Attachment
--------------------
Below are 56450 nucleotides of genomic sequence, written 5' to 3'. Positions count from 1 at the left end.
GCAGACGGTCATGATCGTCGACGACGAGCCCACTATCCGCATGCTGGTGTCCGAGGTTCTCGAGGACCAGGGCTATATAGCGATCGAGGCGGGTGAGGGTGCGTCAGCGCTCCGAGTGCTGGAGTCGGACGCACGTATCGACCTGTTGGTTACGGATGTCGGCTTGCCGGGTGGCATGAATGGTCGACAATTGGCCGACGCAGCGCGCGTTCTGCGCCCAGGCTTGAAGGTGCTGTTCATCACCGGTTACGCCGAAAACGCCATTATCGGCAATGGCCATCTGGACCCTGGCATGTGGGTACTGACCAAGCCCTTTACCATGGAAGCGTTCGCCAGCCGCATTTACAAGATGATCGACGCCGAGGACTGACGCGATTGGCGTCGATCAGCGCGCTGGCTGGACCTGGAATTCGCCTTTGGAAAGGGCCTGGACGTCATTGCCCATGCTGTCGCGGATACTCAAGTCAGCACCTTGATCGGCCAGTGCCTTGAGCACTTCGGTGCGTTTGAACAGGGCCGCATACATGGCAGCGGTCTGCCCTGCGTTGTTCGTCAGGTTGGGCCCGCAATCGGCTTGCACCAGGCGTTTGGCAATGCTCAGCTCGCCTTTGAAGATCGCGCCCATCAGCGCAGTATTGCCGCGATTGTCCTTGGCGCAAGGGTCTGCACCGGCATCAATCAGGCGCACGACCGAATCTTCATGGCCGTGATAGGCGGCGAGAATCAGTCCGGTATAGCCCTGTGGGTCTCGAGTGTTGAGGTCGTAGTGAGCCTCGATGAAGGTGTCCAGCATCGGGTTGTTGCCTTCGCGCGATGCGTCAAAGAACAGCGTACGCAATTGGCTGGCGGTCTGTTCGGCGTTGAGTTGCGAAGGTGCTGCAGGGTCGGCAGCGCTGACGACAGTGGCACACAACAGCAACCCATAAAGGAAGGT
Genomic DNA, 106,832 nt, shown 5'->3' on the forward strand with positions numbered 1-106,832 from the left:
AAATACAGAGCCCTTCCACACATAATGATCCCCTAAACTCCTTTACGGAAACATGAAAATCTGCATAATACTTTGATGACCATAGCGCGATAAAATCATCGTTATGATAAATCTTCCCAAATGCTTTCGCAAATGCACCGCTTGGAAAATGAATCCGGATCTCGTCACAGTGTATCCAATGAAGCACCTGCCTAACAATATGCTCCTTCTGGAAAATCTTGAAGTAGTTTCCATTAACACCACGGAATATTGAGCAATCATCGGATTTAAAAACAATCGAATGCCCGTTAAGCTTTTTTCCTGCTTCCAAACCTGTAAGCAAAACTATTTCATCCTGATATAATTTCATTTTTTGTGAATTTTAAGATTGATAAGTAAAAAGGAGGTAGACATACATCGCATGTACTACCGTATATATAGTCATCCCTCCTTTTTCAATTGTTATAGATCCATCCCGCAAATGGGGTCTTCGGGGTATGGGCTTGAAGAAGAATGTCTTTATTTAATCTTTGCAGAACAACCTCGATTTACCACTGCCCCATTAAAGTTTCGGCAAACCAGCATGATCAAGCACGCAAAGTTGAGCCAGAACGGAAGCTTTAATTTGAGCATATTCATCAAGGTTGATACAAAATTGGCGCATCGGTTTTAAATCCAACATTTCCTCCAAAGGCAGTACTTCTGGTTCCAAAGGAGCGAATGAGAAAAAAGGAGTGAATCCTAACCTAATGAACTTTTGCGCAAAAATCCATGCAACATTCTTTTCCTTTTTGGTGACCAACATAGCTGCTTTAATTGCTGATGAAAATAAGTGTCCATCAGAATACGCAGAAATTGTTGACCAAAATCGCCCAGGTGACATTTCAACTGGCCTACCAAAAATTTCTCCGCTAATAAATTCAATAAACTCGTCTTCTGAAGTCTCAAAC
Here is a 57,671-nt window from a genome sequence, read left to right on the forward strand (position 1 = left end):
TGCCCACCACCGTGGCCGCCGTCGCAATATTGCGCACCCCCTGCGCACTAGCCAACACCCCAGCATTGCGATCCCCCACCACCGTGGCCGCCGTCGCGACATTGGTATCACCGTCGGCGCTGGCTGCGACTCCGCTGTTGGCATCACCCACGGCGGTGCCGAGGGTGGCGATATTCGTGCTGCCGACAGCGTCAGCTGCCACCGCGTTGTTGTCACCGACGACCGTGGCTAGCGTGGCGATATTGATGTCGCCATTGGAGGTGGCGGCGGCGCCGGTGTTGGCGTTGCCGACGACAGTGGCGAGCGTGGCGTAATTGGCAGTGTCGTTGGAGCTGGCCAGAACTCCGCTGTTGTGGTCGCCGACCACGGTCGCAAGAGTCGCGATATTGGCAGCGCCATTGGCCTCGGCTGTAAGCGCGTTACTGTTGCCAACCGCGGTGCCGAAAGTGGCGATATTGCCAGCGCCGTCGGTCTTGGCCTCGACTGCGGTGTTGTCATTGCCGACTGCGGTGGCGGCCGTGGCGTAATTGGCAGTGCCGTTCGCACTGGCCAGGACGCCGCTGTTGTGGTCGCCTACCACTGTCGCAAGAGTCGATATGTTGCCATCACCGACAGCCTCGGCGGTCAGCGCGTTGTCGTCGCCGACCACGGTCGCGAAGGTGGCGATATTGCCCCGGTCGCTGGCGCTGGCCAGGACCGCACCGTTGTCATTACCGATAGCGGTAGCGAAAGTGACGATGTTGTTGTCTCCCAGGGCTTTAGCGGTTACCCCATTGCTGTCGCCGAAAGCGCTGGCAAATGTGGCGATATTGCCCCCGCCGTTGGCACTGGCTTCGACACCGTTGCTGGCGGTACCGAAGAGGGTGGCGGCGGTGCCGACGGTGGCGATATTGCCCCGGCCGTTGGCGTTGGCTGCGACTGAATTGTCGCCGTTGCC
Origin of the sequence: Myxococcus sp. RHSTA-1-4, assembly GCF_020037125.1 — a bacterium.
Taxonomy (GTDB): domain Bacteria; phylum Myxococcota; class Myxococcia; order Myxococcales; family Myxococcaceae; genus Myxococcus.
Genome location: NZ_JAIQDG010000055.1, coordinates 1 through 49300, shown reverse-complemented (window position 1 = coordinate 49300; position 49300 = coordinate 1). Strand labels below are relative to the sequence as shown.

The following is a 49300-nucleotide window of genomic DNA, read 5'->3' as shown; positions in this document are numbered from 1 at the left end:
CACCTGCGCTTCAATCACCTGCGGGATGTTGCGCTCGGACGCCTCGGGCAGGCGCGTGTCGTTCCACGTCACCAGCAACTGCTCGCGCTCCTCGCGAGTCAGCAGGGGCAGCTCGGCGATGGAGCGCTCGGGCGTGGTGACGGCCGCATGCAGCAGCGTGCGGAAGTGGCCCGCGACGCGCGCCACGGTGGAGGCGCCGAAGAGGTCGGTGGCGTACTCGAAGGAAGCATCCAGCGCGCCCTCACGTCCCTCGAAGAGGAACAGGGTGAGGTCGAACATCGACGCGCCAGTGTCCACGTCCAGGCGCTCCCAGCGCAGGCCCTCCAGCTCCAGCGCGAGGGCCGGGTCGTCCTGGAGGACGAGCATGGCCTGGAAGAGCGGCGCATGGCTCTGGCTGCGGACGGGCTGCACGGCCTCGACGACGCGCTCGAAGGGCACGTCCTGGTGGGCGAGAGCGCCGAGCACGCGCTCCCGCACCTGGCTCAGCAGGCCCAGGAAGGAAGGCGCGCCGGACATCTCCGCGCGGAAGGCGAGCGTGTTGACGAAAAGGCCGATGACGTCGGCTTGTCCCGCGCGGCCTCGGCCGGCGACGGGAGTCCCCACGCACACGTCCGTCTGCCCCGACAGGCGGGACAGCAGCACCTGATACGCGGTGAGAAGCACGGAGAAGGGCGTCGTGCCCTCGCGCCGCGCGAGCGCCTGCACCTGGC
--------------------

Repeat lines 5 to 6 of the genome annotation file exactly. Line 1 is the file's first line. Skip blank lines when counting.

Here is a 57,671-nt window from a genome sequence, read left to right on the forward strand (position 1 = left end):
TGCCCACCACCGTGGCCGCCGTCGCAATATTGCGCACCCCCTGCGCACTAGCCAACACCCCAGCATTGCGATCCCCCACCACCGTGGCCGCCGTCGCGACATTGGTATCACCGTCGGCGCTGGCTGCGACTCCGCTGTTGGCATCACCCACGGCGGTGCCGAGGGTGGCGATATTCGTGCTGCCGACAGCGTCAGCTGCCACCGCGTTGTTGTCACCGACGACCGTGGCTAGCGTGGCGATATTGATGTCGCCATTGGAGGTGGCGGCGGCGCCGGTGTTGGCGTTGCCGACGACAGTGGCGAGCGTGGCGTAATTGGCAGTGTCGTTGGAGCTGGCCAGAACTCCGCTGTTGTGGTCGCCGACCACGGTCGCAAGAGTCGCGATATTGGCAGCGCCATTGGCCTCGGCTGTAAGCGCGTTACTGTTGCCAACCGCGGTGCCGAAAGTGGCGATATTGCCAGCGCCGTCGGTCTTGGCCTCGACTGCGGTGTTGTCATTGCCGACTGCGGTGGCGGCCGTGGCGTAATTGGCAGTGCCGTTCGCACTGGCCAGGACGCCGCTGTTGTGGTCGCCTACCACTGTCGCAAGAGTCGATATGTTGCCATCACCGACAGCCTCGGCGGTCAGCGCGTTGTCGTCGCCGACCACGGTCGCGAAGGTGGCGATATTGCCCCGGTCGCTGGCGCTGGCCAGGACCGCACCGTTGTCATTACCGATAGCGGTAGCGAAAGTGACGATGTTGTTGTCTCCCAGGGCTTTAGCGGTTACCCCATTGCTGTCGCCGAAAGCGCTGGCAAATGTGGCGATATTGCCCCCGCCGTTGGCACTGGCTTCGACACCGTTGCTGGCGGTACCGAAGAGGGTGGCGGCGGTGCCGACGGTGGCGATATTGCCCCGGCCGTTGGCGTTGGCTGCGACTGAATTGTCGCCGTTGCC